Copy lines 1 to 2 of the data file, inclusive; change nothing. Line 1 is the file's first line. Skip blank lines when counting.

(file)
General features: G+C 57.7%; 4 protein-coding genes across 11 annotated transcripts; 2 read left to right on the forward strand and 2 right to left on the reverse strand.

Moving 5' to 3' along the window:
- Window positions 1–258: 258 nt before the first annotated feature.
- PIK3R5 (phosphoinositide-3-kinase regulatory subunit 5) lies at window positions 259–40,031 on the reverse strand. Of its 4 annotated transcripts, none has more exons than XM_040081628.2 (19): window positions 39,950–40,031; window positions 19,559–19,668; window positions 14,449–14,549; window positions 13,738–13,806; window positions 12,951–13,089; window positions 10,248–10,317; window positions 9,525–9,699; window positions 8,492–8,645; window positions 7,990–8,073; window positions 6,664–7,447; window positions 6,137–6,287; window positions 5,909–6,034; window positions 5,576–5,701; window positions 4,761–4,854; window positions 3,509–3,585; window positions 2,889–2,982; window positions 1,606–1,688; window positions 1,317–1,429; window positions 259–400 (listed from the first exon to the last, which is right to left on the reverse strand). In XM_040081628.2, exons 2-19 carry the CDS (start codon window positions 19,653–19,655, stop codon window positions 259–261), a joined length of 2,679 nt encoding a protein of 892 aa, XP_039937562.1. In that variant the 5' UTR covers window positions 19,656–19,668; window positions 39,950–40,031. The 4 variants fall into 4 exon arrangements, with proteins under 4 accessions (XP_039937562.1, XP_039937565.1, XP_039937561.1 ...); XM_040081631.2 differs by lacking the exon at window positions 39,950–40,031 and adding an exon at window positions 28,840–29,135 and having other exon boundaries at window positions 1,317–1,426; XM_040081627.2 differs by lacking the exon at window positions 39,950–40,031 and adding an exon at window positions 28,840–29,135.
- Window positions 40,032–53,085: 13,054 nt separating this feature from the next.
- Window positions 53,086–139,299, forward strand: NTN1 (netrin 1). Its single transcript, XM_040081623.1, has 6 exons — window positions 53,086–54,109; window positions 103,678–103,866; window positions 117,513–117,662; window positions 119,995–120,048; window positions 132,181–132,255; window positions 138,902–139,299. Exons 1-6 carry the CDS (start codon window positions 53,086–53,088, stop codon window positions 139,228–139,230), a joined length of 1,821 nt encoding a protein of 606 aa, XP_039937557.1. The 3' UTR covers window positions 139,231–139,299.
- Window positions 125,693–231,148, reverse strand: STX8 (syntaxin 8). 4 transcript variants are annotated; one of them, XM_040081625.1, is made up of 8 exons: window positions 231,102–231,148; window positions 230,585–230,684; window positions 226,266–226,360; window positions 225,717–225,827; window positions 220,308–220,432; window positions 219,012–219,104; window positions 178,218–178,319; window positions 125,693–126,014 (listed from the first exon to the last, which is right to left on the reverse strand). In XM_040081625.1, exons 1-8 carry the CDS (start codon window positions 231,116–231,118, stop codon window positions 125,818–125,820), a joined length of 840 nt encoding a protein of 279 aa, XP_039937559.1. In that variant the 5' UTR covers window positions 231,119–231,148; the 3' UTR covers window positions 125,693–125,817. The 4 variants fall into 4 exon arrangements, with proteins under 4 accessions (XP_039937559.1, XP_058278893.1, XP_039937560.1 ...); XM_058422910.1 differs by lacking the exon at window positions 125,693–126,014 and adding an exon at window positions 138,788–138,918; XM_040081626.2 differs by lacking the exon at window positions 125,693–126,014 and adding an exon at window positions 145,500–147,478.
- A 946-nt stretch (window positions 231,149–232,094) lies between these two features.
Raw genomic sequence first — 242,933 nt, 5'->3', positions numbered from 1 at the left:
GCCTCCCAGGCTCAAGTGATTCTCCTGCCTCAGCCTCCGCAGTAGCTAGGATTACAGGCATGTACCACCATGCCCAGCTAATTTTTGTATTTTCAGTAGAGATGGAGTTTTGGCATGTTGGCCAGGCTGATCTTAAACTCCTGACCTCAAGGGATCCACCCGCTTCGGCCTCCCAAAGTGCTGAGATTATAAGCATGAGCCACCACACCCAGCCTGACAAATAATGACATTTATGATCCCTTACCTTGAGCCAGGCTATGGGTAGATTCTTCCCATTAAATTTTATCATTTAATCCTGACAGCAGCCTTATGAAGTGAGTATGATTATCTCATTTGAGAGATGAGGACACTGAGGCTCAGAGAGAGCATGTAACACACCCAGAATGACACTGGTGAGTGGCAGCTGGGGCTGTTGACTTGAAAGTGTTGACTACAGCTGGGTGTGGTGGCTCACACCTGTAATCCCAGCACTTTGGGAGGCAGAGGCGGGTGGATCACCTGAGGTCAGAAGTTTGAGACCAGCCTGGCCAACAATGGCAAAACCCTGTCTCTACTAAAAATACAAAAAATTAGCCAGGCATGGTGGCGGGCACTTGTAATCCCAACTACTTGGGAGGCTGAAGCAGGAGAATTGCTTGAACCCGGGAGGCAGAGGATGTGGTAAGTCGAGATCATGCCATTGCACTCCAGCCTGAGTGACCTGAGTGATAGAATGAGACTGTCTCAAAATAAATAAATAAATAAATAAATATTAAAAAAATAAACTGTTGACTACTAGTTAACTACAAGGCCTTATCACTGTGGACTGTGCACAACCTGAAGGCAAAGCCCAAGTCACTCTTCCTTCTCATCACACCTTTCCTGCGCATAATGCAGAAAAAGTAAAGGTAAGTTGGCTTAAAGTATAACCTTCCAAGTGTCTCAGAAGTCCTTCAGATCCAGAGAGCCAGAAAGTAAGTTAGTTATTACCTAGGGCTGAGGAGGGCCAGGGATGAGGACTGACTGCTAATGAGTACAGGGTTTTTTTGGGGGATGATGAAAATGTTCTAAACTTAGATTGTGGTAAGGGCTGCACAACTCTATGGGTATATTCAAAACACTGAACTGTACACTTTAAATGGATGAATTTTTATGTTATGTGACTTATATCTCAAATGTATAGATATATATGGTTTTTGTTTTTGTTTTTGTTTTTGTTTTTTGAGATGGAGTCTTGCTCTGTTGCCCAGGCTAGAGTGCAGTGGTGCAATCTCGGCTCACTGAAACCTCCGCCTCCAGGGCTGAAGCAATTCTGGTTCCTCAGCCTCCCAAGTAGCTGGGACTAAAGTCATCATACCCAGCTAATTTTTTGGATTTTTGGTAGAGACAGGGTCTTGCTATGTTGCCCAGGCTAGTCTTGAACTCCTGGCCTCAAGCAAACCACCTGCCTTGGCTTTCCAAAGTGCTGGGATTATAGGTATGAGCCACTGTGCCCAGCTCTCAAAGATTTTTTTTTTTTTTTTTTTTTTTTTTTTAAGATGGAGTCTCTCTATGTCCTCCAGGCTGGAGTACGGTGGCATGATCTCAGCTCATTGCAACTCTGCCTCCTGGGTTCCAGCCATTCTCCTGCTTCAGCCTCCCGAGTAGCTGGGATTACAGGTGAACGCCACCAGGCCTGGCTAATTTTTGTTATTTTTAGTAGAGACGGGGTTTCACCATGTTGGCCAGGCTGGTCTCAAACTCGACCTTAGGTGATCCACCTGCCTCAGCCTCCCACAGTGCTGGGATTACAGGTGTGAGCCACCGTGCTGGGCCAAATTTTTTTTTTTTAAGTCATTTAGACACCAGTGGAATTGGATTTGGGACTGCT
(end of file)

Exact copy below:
General features: G+C 57.7%; 4 protein-coding genes across 11 annotated transcripts; 2 read left to right on the forward strand and 2 right to left on the reverse strand.

Moving 5' to 3' along the window: